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Diabetologia. 2005 Feb;48(2):210-4. Epub 2005 Jan 14.

Symptoms, signs and complications in newly diagnosed type 2 diabetic patients, and their relationship to glycaemia, blood pressure and weight.

Author information

1
Research Unit of General Practice, Copenhagen, Kommunehospitalet, Center for Sundhed og Samfund, 5 Ă˜ster Farimagsgade 2099, 1014 Copenhagen K, Denmark. thomas.drivsholm@gpract.ku.dk

Abstract

AIMS/HYPOTHESIS:

To document the prevalence of typical diabetic symptoms, signs and complications in the diagnosis of type 2 diabetes mellitus, examine their pre-diagnostic duration, and analyse associations with glycaemic level, blood pressure (BP), and weight.

METHODS:

An epidemiological population-based study of 1137 Danish patients with type 2 diabetes newly diagnosed by general practitioners (GPs). GPs and patients together filled in a questionnaire about typical symptoms, signs and complications preceding the diagnosis.

RESULTS:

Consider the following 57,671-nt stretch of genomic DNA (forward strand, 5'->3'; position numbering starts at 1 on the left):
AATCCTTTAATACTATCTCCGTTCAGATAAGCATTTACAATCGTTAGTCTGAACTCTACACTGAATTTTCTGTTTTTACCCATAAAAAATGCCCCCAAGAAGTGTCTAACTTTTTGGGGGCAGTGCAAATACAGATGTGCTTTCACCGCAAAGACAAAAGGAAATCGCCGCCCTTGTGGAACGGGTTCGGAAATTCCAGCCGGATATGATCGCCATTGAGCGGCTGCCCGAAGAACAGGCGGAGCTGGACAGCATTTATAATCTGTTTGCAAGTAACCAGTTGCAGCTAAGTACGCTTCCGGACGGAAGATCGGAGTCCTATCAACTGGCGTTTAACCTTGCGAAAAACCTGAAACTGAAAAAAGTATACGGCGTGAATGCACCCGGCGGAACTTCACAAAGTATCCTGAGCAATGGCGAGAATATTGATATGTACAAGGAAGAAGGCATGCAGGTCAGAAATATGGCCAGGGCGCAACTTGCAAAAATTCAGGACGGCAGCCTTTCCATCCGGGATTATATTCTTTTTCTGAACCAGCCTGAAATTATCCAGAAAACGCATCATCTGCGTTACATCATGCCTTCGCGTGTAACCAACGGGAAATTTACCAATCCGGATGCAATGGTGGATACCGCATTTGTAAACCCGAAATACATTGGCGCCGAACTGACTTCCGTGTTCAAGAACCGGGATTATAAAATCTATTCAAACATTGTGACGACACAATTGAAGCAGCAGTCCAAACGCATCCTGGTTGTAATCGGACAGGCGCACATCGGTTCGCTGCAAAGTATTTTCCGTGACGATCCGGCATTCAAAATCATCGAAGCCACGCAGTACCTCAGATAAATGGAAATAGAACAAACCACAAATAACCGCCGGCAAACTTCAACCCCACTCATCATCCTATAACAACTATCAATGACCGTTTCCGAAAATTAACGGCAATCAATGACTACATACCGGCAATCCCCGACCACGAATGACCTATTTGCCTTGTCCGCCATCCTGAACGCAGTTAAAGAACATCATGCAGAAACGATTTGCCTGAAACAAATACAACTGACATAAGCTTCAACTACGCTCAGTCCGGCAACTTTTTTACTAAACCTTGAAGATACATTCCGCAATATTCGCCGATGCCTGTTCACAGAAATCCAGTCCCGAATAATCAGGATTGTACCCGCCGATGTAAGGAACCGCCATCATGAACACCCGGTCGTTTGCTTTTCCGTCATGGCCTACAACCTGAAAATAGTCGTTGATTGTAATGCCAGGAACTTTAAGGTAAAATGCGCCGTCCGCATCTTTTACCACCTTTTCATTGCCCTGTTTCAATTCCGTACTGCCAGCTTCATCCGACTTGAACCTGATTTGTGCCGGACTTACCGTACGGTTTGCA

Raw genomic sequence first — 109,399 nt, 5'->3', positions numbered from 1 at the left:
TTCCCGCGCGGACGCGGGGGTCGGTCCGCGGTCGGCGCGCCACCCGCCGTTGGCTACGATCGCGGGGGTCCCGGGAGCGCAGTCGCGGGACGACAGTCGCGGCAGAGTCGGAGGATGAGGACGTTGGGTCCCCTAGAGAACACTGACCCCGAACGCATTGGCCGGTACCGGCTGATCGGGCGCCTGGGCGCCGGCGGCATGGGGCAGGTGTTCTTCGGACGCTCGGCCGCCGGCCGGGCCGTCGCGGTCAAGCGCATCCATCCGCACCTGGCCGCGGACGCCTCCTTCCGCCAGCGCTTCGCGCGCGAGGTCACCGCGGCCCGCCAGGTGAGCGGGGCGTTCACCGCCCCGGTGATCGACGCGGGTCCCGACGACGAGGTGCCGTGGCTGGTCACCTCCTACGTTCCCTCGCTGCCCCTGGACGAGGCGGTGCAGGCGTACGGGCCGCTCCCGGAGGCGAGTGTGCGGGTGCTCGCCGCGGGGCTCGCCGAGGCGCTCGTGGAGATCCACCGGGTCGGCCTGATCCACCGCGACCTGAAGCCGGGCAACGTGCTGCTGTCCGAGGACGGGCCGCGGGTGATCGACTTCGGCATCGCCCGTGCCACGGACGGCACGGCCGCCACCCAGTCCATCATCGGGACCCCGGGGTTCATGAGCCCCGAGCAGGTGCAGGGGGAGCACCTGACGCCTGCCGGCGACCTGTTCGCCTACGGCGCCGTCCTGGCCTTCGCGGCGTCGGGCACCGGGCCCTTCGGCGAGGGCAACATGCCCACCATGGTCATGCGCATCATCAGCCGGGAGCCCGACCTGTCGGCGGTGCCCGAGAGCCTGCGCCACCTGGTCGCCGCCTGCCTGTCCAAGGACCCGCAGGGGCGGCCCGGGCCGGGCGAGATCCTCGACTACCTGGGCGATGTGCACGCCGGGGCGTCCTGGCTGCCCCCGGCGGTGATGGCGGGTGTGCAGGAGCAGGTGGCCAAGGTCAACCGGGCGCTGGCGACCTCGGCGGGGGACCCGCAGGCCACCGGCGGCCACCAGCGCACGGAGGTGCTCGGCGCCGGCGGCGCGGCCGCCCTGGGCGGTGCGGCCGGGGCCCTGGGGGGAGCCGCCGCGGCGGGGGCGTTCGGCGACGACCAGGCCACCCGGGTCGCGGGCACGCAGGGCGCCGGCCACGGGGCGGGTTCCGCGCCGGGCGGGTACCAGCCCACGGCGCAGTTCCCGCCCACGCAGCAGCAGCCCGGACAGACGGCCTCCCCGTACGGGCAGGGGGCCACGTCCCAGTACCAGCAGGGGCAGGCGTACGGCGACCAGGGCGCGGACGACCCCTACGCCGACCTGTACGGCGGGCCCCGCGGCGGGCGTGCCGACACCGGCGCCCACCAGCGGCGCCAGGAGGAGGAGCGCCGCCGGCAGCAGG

Abnormal thirst, frequent urination, weight loss, genital itching, stomatitis, visual disturbances, fatigue, confusion and (in men) balanitis were associated with glycaemic level irrespective of age, sex, BMI, BP, complications and antihypertensive treatment. Eighty-nine percent of the patients presented with one or more of these hyperglycaemic symptoms and signs, and the pre-diagnostic duration was typically less than 3 months. Only a few symptoms, signs and complications were associated with weight and BP.

CONCLUSIONS/INTERPRETATION:

In patients newly diagnosed with type 2 diabetes in family practice, typical diabetic symptoms, signs and complications are common. Typical diabetic symptoms and signs are associated with hyperglycaemia. The pre-diagnostic duration of hyperglycaemic symptoms and signs were typically short, thus questioning the feasibility of early detection relying on increased anticipatory care by GPs. In contrast, elevated levels of cardiovascular risk factors and longer pre-diagnostic duration of cardiovascular complications suggest these might have a central role in an early diagnosis of type 2 diabetes.

PMID:
15650820
DOI:
10.1007/s00125-004-1625-y
[Indexed for MEDLINE]

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